Race and Medicine
Race and Medicine
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Disclosures: The authors report no relevant financial disclosures.
August 12, 2020
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Mailed tests, follow-up calls increase colorectal cancer screening among African Americans

Source/Disclosures
Disclosures: The authors report no relevant financial disclosures.
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Mailed stool blood tests and follow-up phone calls are examples of effective strategies that increased colorectal cancer screening among African Americans, according to findings of a systematic review.

Even though colorectal cancer screening and treatment have improved, mortality rates associated with the disease are 47% higher in African-American men and 34% higher in African-American women compared with non-Hispanic whites, according to Siddhartha Roy, MPH, DrPH, assistant professor in the department of family and community medicine at Penn State University.

Strategies to increase colorectal cancer screening among African Americans include patient navigators making phone calls; clinical staff distributing tailored educational materials; and health care workers providing patients with a tailored decision aid, video, printed materials and/or fecal immunochemical test kit.
Reference: Roy S, et al. J Community Health. 2020;doi:10.1007/s10900-020-00867-z.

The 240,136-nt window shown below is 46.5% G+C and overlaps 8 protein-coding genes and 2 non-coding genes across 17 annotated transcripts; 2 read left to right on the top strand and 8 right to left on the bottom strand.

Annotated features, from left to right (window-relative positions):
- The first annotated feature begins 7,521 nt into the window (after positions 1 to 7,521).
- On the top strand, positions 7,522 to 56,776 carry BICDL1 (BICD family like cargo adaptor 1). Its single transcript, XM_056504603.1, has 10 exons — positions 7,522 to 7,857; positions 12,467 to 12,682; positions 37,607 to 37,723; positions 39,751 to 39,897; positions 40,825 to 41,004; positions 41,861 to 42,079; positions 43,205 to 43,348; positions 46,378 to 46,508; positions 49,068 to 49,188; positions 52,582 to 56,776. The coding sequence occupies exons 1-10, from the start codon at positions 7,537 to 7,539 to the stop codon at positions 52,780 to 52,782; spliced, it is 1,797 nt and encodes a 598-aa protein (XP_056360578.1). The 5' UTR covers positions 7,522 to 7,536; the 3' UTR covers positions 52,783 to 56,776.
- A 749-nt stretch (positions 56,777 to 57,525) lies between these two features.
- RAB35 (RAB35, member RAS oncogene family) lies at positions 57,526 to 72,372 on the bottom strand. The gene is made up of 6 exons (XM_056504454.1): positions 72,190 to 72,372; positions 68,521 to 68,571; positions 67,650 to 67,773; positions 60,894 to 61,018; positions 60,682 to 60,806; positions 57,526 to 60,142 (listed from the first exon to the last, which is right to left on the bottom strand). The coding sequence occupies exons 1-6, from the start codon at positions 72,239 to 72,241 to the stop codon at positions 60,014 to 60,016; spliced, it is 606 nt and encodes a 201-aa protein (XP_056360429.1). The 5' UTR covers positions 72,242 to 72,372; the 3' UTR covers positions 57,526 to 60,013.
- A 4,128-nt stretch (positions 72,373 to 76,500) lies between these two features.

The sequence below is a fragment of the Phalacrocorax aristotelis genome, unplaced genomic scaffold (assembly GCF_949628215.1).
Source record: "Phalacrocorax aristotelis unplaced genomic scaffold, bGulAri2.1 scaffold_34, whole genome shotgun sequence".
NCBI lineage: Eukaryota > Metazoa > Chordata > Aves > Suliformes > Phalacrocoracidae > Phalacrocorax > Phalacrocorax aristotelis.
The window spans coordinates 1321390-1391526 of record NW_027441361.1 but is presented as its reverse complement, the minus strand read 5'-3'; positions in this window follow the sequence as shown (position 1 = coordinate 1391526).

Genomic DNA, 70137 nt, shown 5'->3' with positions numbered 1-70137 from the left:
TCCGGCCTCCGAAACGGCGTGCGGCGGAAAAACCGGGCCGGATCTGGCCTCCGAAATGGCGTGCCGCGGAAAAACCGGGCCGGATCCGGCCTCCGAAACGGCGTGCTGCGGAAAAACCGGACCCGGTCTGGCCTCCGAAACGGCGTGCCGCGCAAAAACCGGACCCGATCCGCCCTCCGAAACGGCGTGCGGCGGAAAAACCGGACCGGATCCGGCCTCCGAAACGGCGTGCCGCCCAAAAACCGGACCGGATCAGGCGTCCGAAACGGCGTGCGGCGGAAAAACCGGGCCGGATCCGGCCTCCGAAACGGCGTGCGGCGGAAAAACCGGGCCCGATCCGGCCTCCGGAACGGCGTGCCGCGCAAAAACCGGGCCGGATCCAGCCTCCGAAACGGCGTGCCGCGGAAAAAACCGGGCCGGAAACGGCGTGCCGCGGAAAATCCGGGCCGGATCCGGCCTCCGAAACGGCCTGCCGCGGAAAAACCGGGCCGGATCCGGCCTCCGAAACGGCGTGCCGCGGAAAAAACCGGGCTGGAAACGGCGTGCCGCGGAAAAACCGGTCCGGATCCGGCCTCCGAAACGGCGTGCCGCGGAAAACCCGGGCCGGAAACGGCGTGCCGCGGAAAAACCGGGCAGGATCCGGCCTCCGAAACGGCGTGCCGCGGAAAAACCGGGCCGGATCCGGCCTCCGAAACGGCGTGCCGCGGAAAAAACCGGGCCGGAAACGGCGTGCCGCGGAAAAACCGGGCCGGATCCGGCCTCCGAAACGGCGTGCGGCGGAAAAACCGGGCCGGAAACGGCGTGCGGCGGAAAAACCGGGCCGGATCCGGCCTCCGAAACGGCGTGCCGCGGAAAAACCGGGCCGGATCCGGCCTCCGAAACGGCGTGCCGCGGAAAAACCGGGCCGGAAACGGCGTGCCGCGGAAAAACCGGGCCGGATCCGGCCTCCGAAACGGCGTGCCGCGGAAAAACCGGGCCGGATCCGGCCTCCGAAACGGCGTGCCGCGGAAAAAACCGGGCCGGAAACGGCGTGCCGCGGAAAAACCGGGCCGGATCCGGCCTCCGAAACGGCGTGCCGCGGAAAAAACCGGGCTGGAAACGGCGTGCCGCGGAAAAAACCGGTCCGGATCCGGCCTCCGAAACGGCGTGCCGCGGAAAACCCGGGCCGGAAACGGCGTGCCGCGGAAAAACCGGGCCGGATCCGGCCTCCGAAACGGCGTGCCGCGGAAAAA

Although medical organizations like the U.S. Preventive Services Task Force (USPSTF), the American Academy of Family Physicians and the American Cancer Society all recommend stool blood testing for colorectal cancer, 2018 data indicate that the screening rate in the United States is 5.3% behind the Healthy People 2020 target of 70.5%.

Siddharta Roy
Siddharta Roy

“We identified a gap in the current literature regarding the effectiveness of [colorectal cancer] stool blood screening interventions among African Americans,” Roy told Healio Primary Care.

To address that gap, Roy and colleagues reviewed 11 experimental studies that included 4,364 participants — 3,334 of whom were African American. They found that colorectal cancer screening rates from baseline increased:

  • 27% after receiving a telephone call;
  • 30% after using a decision aid;
  • 44% after watching an educational video; and
  • 82% after receiving a tailored print intervention and a fecal immunochemical test kit.

The effectiveness of these interventions, measured by ORs, ranged from 1.1 to 13.

“Based on the findings from this systematic review, implementing [colorectal cancer] screening interventions in clinic-based settings may be an effective strategy for increasing screening uptake among African Americans, potentially due to clinical interactions, audit and feedback systems, or other electronic means to remind patients of screening appointments,” Roy said. “Utilizing tailored patient navigation approaches was also found to be effective in increasing screening uptake among African Americans.”